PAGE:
Version-Controlled Infrastructure with GitHub & Terraform

Version-Controlled Infrastructure with GitHub & Terraform

Feb 28 2017 Seth Vargo

At HashiCorp, we build open source tools that enable organizations to provision, secure, and run any infrastructure for any application. One of those tools is Terraform. Terraform enables you to safely and predictably write, plan, and provision infrastructure as code. It codifies APIs into declarative configuration files that can be shared amongst team members, treated as code, edited, reviewed, and versioned.

Terraform Workflow

resource "cloudflare_record" "web" { domain = "" name = "demo" value = "${digitalocean_droplet.web.ipv4_address}" type = "A" }

Terraform automatically handles the order of operations and parallelizes operations where possible. This parallelization enables provisioning of incredibly large infrastructures in minutes or even seconds.

Terraform can also execute a plan (dry-run) to plan and visualize the impact of changes before executing them. This is more beneficial when modifying existing infrastructure so you can easily understand rollout impact.

  • digitalocean_droplet.web disk: "<computed>" image: "ubuntu-16-04-x64" ipv4_address: "<computed>" ipv4_address_private: "<computed>" ipv6_address: "<computed>" ipv6_address_private: "<computed>" locked: "<computed>" name: "tf-web" region: "sfo1" resize_disk: "true" size: "512mb" status: "<computed>" vcpus: "<computed>"

Plan: 2 to add, 0 to change, 0 to destroy.

Once satisfied, we can apply these changes, creating real production infrastructure.

Apply complete! Resources: 2 added, 0 changed, 0 destroyed.

Terraform Pro for Collaboration

The Terraform CLI works great for individuals, hobby projects, and small teams, but like most CLI tools, it tends to not scale well without a centralized coordination system. The objective is to make safe, predictable, and transparent infrastructure changes across a team regardless of the number of collaborators.

This challenge is not unique to Terraform. In fact, Git suffers from the same problem. Git is an excellent tool for managing source control, but lacks support for teams, permissions, ACLs, and reporting. Just like GitHub fills those requirements for Git, Terraform Pro bridges that gap for Terraform.

Terraform Pro is to Terraform what GitHub is to Git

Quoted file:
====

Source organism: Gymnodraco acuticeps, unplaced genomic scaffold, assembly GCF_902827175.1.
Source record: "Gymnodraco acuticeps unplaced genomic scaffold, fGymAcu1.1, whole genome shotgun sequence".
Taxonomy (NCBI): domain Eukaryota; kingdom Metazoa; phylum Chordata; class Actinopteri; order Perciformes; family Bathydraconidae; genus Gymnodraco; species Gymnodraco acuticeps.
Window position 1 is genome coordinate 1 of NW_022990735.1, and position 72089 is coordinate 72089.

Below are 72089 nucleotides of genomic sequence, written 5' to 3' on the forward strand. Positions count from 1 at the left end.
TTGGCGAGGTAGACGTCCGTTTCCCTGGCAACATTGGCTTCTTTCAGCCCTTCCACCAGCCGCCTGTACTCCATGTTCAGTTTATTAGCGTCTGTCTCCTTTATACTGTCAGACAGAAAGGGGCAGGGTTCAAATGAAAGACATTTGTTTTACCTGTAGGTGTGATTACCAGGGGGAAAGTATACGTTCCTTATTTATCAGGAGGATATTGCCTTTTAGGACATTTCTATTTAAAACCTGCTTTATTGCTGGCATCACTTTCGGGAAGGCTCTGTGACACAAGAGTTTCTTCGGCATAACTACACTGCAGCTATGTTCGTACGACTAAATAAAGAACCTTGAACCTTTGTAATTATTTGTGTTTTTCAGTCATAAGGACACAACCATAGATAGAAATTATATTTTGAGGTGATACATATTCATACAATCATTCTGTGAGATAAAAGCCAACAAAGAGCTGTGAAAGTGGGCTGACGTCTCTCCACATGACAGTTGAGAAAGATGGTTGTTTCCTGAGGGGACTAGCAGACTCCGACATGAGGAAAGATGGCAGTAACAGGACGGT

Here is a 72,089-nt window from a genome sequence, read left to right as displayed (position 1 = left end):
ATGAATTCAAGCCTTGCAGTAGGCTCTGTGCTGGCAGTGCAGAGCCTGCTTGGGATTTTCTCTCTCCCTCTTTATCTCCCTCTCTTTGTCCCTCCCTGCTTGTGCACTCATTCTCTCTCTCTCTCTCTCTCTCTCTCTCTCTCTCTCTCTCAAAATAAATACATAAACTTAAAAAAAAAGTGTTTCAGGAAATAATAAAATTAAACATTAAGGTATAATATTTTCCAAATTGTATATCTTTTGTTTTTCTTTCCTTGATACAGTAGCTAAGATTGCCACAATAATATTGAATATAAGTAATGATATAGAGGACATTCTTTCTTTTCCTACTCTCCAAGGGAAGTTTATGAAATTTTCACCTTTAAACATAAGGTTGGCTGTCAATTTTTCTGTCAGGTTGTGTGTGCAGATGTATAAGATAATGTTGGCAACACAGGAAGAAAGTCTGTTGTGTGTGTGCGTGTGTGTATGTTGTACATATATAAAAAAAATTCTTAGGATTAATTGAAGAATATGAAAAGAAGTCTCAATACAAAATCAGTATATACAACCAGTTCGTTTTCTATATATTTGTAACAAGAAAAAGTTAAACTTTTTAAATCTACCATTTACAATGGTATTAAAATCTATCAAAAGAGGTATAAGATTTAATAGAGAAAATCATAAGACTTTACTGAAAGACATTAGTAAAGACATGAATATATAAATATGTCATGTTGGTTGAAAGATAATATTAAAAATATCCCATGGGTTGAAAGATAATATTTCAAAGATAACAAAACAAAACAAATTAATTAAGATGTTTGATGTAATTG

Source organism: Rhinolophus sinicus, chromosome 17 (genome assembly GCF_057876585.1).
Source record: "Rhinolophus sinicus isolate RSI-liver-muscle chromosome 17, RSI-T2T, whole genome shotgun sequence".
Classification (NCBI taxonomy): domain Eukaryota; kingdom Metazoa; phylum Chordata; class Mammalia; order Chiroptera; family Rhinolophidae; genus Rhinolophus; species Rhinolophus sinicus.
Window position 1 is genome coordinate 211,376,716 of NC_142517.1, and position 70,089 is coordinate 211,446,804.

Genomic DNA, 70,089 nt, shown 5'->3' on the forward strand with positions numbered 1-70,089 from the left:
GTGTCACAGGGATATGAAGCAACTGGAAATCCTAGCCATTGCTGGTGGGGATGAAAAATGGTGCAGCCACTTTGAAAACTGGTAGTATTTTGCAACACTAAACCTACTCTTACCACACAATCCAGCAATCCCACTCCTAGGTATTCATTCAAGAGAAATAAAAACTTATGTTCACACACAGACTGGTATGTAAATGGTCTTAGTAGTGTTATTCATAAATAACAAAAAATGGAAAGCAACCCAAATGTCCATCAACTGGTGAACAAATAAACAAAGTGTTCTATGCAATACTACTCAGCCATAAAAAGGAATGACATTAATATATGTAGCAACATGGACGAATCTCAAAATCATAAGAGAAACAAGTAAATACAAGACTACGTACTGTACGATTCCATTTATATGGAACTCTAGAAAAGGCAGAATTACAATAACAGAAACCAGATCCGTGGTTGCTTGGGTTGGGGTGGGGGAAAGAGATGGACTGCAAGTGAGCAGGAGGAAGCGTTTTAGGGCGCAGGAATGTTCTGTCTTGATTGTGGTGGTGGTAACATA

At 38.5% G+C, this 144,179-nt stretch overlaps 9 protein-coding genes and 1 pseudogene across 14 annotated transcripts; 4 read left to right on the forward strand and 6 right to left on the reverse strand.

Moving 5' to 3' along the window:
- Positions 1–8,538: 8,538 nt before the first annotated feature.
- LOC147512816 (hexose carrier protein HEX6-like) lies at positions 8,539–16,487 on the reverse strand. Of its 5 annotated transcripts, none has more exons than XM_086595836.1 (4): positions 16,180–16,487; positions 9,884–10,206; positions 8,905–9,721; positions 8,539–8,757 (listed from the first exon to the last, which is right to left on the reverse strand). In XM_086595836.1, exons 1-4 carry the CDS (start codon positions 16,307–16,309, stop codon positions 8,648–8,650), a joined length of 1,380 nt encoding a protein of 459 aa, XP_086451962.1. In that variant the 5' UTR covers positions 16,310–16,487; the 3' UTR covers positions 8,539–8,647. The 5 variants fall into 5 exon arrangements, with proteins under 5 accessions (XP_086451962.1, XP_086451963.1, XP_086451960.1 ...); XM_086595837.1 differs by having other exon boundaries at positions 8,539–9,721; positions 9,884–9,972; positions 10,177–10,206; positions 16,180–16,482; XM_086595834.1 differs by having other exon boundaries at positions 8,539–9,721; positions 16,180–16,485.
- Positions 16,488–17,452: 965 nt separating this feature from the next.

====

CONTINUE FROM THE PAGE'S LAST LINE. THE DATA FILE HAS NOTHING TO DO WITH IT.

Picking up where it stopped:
Terraform Pro is designed for teams to collaborate on and organize many Terraform states, configurations, modules, and variables. At the core of that collaboration is our integration with version control systems like GitHub to take infrastructure as code configurations and turn it into real infrastructure on any provider.

Terraform Workflow with GitHub

After we have connected Terraform Pro to GitHub using the standard OAuth workflow, GitHub can automatically notify Terraform Pro of changes to code at the Version Control Software (VCS) layer. These change notifications, in the form of webhooks, automatically trigger a plan phase. Terraform Pro controls the version of Terraform, the ingress and egress permissions, and securely stores and manages provider credentials.

Here is the same code from the previous example, but it is now committed to a GitHub repository that is connected to Terraform Pro.

GitHub Code View

We can link this GitHub code repository to Atlas by authenticating with GitHub using OAuth, and providing Atlas with the information to access this repository.

Link to GitHub

After linking, when new branches are created on this repository, Terraform Pro will automatically execute a dry-run on the configuration changes and report back the results to GitHub through a Pull Request. Here is an example GitHub Pull Request that shows Terraform Pro is currently executing the plan phase of our changes.

GitHub PR Planning

After the plan is complete, Terraform Pro will report the results back to GitHub. Assuming the changes were valid and would successfully apply, a green checkmark will be visible.

GitHub Plan Succeed

Clicking on the details link takes us to Terraform Pro where we can see the exact plan output, just as if we had run Terraform ourselves locally in the terminal. Other members of our organization have visibility into this plan, and they can provide their feedback in Terraform Pro or GitHub.

Assuming these changes are approved, we can merge the code on GitHub. This will automatically trigger a new plan on Terraform Pro, and notify the appropriate parties via Slack, email, or a number of other notification methods. Once a plan has reached the default (master) branch, it can be confirmed, which will execute the apply phase of Terraform. This will change real infrastructure.

GitHub Merged


Confirming Plan

When we click "Confirm & Apply", Terraform Pro will execute and modify real infrastructure resources on the cloud.

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